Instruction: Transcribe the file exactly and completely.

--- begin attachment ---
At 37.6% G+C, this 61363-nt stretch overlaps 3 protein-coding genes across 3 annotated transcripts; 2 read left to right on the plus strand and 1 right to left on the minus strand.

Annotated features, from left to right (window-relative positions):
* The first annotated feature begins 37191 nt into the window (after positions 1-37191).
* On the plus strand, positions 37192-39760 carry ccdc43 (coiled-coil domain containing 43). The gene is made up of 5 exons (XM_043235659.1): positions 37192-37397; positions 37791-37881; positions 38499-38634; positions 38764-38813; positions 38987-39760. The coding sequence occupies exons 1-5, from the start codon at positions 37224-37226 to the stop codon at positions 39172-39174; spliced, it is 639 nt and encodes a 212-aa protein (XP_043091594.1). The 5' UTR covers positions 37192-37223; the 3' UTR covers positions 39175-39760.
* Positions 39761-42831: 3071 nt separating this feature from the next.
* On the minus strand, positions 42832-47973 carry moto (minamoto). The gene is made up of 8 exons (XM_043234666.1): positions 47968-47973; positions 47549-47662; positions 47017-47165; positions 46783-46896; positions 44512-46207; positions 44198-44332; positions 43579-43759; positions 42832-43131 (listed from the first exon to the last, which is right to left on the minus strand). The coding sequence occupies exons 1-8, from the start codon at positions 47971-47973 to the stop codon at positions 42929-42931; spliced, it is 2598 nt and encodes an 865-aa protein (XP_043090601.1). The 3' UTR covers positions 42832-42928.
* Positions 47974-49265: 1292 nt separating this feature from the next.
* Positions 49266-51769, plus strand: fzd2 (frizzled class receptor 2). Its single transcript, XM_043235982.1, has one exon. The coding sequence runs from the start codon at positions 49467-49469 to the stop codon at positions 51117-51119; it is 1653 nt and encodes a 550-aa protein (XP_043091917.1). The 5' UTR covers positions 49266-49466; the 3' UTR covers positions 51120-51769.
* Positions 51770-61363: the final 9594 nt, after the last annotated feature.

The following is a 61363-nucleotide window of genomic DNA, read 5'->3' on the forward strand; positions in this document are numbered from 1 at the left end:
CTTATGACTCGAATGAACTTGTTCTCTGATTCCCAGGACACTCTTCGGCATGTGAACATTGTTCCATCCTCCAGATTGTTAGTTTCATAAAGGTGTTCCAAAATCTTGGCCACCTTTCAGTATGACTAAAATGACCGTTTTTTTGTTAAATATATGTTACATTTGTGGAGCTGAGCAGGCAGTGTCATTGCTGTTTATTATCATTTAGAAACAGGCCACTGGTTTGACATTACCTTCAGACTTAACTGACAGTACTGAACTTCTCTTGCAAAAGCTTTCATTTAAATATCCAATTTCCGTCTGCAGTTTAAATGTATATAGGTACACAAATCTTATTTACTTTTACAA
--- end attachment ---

At 37.6% G+C, this 61363-nt stretch overlaps 3 protein-coding genes across 3 annotated transcripts; 2 read left to right on the plus strand and 1 right to left on the minus strand.

Annotated features, from left to right (window-relative positions):
* The first annotated feature begins 37191 nt into the window (after positions 1-37191).
* On the plus strand, positions 37192-39760 carry ccdc43 (coiled-coil domain containing 43). The gene is made up of 5 exons (XM_043235659.1): positions 37192-37397; positions 37791-37881; positions 38499-38634; positions 38764-38813; positions 38987-39760. The coding sequence occupies exons 1-5, from the start codon at positions 37224-37226 to the stop codon at positions 39172-39174; spliced, it is 639 nt and encodes a 212-aa protein (XP_043091594.1). The 5' UTR covers positions 37192-37223; the 3' UTR covers positions 39175-39760.
* Positions 39761-42831: 3071 nt separating this feature from the next.
* On the minus strand, positions 42832-47973 carry moto (minamoto). The gene is made up of 8 exons (XM_043234666.1): positions 47968-47973; positions 47549-47662; positions 47017-47165; positions 46783-46896; positions 44512-46207; positions 44198-44332; positions 43579-43759; positions 42832-43131 (listed from the first exon to the last, which is right to left on the minus strand). The coding sequence occupies exons 1-8, from the start codon at positions 47971-47973 to the stop codon at positions 42929-42931; spliced, it is 2598 nt and encodes an 865-aa protein (XP_043090601.1). The 3' UTR covers positions 42832-42928.
* Positions 47974-49265: 1292 nt separating this feature from the next.
* Positions 49266-51769, plus strand: fzd2 (frizzled class receptor 2). Its single transcript, XM_043235982.1, has one exon. The coding sequence runs from the start codon at positions 49467-49469 to the stop codon at positions 51117-51119; it is 1653 nt and encodes a 550-aa protein (XP_043091917.1). The 5' UTR covers positions 49266-49466; the 3' UTR covers positions 51120-51769.
* Positions 51770-61363: the final 9594 nt, after the last annotated feature.

The following is a 61363-nucleotide window of genomic DNA, read 5'->3' on the forward strand; positions in this document are numbered from 1 at the left end:
CTTATGACTCGAATGAACTTGTTCTCTGATTCCCAGGACACTCTTCGGCATGTGAACATTGTTCCATCCTCCAGATTGTTAGTTTCATAAAGGTGTTCCAAAATCTTGGCCACCTTTCAGTATGACTAAAATGACCGTTTTTTTGTTAAATATATGTTACATTTGTGGAGCTGAGCAGGCAGTGTCATTGCTGTTTATTATCATTTAGAAACAGGCCACTGGTTTGACATTACCTTCAGACTTAACTGACAGTACTGAACTTCTCTTGCAAAAGCTTTCATTTAAATATCCAATTTCCGTCTGCAGTTTAAATGTATATAGGTACACAAATCTTATTTACTTTTACAA